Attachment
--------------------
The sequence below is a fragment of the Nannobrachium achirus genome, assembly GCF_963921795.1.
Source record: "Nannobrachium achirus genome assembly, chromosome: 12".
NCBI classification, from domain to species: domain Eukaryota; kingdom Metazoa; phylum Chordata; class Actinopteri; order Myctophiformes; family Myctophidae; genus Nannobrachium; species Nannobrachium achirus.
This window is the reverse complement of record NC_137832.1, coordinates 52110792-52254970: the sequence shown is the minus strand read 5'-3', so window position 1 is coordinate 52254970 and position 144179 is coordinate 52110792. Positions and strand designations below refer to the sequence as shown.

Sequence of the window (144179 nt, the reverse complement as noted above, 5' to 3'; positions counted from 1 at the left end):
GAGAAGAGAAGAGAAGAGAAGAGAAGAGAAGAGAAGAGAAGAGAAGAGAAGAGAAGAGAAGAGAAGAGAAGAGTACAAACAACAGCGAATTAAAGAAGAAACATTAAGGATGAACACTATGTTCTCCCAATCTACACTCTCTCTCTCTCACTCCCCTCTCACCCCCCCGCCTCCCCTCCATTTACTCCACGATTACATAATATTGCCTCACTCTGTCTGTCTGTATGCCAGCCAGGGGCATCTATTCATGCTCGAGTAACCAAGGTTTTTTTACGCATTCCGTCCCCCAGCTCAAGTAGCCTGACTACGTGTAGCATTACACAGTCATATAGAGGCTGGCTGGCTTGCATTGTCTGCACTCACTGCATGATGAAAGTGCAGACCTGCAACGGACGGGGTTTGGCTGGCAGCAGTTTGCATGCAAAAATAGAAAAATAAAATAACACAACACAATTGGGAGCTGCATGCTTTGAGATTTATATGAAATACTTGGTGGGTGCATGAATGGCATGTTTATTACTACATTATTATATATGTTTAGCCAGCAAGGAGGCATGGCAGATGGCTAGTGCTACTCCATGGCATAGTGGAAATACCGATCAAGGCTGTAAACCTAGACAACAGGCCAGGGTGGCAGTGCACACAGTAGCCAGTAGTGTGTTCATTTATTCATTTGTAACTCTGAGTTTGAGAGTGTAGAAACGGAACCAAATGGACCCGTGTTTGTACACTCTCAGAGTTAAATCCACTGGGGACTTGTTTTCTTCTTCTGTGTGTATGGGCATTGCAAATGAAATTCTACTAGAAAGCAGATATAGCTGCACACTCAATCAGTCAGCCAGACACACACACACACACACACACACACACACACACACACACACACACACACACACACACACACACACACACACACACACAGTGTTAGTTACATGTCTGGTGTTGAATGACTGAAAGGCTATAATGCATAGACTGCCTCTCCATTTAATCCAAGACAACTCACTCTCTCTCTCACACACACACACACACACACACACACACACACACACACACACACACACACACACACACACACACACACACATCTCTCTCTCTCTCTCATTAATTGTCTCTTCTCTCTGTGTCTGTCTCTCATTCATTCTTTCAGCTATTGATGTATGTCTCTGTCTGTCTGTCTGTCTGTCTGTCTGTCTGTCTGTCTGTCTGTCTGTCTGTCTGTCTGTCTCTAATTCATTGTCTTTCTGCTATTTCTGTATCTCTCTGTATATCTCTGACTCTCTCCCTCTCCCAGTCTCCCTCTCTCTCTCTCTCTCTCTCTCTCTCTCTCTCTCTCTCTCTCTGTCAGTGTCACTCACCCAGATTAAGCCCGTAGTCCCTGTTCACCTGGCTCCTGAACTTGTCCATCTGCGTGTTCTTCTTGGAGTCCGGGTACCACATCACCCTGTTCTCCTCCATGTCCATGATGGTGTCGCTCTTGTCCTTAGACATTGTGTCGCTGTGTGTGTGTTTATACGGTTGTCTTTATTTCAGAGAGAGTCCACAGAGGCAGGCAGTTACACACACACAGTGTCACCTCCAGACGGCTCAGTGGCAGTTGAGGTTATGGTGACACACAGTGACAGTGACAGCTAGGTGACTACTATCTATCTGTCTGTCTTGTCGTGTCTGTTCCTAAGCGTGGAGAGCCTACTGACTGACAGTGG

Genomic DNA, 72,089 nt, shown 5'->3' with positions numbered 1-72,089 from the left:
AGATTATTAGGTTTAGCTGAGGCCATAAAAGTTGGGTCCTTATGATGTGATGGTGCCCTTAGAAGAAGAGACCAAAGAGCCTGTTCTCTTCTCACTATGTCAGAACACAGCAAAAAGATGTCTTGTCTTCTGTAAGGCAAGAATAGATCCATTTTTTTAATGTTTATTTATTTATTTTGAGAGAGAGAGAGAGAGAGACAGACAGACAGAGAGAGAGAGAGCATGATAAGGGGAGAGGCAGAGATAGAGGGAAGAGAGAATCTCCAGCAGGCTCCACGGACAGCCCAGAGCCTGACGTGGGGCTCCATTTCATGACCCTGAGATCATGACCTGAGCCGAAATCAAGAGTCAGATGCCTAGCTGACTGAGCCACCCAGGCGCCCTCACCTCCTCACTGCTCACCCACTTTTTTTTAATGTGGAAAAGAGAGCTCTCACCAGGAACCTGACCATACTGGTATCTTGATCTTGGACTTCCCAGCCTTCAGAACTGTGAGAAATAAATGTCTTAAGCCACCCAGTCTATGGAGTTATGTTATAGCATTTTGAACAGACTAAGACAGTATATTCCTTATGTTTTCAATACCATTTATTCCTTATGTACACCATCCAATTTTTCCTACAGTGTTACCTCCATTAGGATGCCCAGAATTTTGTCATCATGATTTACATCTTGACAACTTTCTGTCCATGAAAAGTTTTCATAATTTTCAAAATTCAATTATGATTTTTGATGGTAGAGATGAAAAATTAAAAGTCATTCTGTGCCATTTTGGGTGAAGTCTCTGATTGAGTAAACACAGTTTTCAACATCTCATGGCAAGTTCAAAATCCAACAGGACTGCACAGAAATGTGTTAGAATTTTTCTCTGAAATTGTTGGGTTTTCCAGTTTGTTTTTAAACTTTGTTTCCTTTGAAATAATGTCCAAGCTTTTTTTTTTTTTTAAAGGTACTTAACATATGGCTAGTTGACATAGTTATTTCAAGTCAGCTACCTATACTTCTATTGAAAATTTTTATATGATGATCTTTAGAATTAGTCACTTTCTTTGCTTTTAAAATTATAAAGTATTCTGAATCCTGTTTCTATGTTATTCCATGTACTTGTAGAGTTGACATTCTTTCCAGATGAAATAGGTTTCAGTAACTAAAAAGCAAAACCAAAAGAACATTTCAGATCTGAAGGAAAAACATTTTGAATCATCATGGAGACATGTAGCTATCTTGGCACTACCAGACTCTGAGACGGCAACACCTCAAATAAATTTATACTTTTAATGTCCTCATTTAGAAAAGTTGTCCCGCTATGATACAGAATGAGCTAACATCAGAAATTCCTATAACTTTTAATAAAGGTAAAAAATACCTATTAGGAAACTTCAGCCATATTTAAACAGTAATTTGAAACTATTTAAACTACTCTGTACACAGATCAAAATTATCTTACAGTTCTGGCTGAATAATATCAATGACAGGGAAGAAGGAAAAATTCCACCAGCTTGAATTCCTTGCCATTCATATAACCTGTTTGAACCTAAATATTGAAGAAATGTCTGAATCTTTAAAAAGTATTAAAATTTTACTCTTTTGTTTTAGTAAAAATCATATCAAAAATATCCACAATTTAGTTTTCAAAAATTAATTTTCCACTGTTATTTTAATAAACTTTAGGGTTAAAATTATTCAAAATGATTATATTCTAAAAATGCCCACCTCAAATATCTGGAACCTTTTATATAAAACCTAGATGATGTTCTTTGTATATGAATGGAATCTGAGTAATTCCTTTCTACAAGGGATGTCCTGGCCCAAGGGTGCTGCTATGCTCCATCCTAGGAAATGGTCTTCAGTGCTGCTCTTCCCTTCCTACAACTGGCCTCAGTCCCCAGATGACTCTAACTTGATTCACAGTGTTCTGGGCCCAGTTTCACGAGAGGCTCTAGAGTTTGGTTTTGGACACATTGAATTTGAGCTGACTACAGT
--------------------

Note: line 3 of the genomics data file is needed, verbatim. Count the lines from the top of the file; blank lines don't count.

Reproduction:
NCBI classification, from domain to species: domain Eukaryota; kingdom Metazoa; phylum Chordata; class Actinopteri; order Myctophiformes; family Myctophidae; genus Nannobrachium; species Nannobrachium achirus.